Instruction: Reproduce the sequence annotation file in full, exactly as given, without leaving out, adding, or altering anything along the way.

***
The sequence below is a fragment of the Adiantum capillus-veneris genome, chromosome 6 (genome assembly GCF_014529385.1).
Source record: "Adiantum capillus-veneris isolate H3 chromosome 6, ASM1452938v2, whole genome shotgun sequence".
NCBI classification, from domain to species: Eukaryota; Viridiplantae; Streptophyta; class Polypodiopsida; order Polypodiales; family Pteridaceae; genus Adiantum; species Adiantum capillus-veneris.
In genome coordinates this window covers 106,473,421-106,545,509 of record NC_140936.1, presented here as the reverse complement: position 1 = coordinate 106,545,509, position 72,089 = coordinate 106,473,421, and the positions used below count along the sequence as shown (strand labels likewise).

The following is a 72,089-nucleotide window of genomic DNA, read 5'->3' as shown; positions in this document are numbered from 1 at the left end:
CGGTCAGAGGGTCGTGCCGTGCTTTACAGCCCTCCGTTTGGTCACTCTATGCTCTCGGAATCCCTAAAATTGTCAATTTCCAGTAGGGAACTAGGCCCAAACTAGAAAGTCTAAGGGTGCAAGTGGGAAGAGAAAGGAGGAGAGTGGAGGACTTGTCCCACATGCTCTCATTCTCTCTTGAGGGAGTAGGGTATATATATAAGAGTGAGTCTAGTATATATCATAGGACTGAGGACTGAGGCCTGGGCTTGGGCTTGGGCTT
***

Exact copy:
The sequence below is a fragment of the Adiantum capillus-veneris genome, chromosome 6 (genome assembly GCF_014529385.1).
Source record: "Adiantum capillus-veneris isolate H3 chromosome 6, ASM1452938v2, whole genome shotgun sequence".
NCBI classification, from domain to species: Eukaryota; Viridiplantae; Streptophyta; class Polypodiopsida; order Polypodiales; family Pteridaceae; genus Adiantum; species Adiantum capillus-veneris.
In genome coordinates this window covers 106,473,421-106,545,509 of record NC_140936.1, presented here as the reverse complement: position 1 = coordinate 106,545,509, position 72,089 = coordinate 106,473,421, and the positions used below count along the sequence as shown (strand labels likewise).

The following is a 72,089-nucleotide window of genomic DNA, read 5'->3' as shown; positions in this document are numbered from 1 at the left end:
CGGTCAGAGGGTCGTGCCGTGCTTTACAGCCCTCCGTTTGGTCACTCTATGCTCTCGGAATCCCTAAAATTGTCAATTTCCAGTAGGGAACTAGGCCCAAACTAGAAAGTCTAAGGGTGCAAGTGGGAAGAGAAAGGAGGAGAGTGGAGGACTTGTCCCACATGCTCTCATTCTCTCTTGAGGGAGTAGGGTATATATATAAGAGTGAGTCTAGTATATATCATAGGACTGAGGACTGAGGCCTGGGCTTGGGCTTGGGCTT